Consumer Skills
11th October 2004


<p>On average, consumers here are £2,300 in debt and four in ten struggle from time-to time or all the time to keep up with credit repayments.</p>

This means that excluding mortgages, Northern Ireland consumers owe around £3 billion on credit and debt (See note three).  The amount of debt per person increases to £15,300 when mortgages are included.  These are some of the shock findings in the Consumer Council's new report, Taking the Credit.

As the total amount of UK consumer debt hits £1 trillion, the Consumer Council's report is the first recent quantitative research to look at the wider Northern Ireland population's experiences of credit and debt. The report also contains the Consumer Council's top tips on budgeting and managing money, choosing and managing credit and what to do if you're finding it difficult to keep up. The report also calls for clearer information, more responsible lending and borrowing, better financial capability and more help for those in trouble.

Launching the report at East Belfast Independent Advice Centre, Alan Walker, Head of Consumer Affairs at the Consumer Council said: “Stories about credit and debt are never far from the headlines. While credit can be a very positive experience for some people, for others it can become a never-ending cycle of misery and despair.   To deal with this we firstly need more responsible lending from the credit industry and secondly need more responsible borrowing from consumers themselves.

“This research is vital because it is the first to look at the credit and debt situation in Northern Ireland and identify the scale and widespread nature of the problem. We will use the findings of the report to inform our contribution to the Government's Overindebtedness Strategy to press for resources and efforts to be targeted where they're needed most. The Consumer Council recognises the very important role that the advice sector plays in dealing with the problems of credit and debt on a daily basis.

“Every day, the advice and community sector find themselves at the very sharp end of this problem. Many people here find themselves in serious financial difficulty. In addition, they suffer a real sense of having no way out. We hope that this research helps to ensure that adequate resources are made available to deal with this issue.”

Other key findings in the report are:

·        Debt is highest in the 25-34 and 35-49 year old age groups.

·        Half of all consumers do not know what the letters APR stand for in a credit advertisement.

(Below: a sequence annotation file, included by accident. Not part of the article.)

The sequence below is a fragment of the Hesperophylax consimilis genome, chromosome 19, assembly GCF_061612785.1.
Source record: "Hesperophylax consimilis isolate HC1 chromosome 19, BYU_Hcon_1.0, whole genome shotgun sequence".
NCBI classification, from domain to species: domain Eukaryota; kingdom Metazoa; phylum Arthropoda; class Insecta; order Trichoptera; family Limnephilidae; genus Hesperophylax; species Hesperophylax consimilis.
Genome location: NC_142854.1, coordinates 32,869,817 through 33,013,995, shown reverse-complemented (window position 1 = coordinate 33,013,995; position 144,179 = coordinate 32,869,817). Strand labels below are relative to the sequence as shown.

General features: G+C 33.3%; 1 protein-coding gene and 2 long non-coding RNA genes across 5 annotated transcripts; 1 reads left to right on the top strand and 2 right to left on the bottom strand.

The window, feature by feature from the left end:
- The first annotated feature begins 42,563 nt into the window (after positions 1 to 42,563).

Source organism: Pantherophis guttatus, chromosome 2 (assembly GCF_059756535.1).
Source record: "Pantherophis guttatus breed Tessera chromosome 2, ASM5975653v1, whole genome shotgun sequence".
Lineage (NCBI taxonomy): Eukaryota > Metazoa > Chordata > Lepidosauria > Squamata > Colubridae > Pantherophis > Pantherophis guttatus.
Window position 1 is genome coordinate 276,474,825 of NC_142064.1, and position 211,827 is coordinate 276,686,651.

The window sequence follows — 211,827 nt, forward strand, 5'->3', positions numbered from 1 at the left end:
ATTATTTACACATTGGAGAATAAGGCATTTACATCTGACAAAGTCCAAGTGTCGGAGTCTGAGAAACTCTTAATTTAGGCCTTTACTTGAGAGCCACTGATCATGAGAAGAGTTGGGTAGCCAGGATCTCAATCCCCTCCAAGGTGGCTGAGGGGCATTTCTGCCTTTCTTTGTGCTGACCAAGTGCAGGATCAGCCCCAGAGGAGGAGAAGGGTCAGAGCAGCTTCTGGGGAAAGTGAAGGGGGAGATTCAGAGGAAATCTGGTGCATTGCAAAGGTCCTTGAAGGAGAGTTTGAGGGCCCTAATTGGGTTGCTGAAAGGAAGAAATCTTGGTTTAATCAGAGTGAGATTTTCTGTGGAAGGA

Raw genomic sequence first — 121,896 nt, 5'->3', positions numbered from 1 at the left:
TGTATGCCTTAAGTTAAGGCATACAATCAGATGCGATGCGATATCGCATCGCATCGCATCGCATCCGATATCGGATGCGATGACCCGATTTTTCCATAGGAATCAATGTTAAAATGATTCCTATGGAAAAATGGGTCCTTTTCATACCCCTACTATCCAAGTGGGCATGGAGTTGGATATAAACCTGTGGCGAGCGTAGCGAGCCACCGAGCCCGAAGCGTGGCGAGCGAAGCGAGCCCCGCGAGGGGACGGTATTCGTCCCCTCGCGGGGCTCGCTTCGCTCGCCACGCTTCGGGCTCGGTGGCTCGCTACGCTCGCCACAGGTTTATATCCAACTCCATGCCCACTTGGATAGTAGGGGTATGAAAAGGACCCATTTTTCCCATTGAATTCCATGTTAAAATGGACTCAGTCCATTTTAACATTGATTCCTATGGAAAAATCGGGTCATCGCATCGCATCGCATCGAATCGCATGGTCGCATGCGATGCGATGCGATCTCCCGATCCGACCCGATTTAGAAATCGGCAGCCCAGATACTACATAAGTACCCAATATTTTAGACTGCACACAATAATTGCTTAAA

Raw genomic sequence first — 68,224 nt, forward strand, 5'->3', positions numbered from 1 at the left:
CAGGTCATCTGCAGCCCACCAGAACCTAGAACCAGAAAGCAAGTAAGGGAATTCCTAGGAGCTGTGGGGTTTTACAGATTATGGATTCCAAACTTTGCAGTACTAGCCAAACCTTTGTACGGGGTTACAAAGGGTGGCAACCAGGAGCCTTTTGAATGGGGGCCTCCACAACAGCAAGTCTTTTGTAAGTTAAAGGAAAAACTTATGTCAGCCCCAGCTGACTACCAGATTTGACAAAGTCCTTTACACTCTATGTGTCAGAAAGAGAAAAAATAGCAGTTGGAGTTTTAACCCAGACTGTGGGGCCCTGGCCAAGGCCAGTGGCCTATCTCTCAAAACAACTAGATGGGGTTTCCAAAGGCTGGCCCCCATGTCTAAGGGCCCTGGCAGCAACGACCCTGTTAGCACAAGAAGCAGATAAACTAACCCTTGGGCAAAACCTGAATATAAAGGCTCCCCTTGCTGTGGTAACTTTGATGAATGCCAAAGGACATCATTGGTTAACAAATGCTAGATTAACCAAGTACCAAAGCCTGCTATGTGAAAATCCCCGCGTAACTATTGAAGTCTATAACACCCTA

·        41% of credit card users have no idea what interest rate (APR) they are paying.  The same can be said for 57% of store card holders, 34% of those with a mortgage and 40% of those with a loan.

·        1 in 4 consumers have been overdrawn on their bank account in the past year.

·        Five per cent of respondents believed that they have more credit than they can afford and need to pay some off

·        14 per cent stated they had four or more credit commitments

·        One in ten stated that they spent more than a quarter of their gross monthly income repaying credit.  These people would be at risk of overindebtedness.

For copies of the report, contact the Consumer Council on 9067 2488 or download a copy from our website at:


  1. General Consumer Council media contact: Susie Brown, telephone, 028 9067 4807 or e-mail, [email protected]
  2. The General Consumer Council is an independent consumer organisation, working to bring about change to benefit Northern Ireland's consumers. The Council campaigns for high standards of service and protection and a fair deal for all. It also carries out research, gives advice and publishes reports and other publications. It deals with individual unresolved complaints about electricity, natural gas, coal and passenger transport – contact the complaints line on 0845 601 6022.
  3. Average debt per person £2,300 multiplied by total population over 16 (1,289,206) (NI Census 2001) gives a total estimated debt of £2,965,173,800 i.e. £2.96 billion.
  4. For more information, visit our website at
  5. For information on the full range of consumer issues, visit our award-winning website at: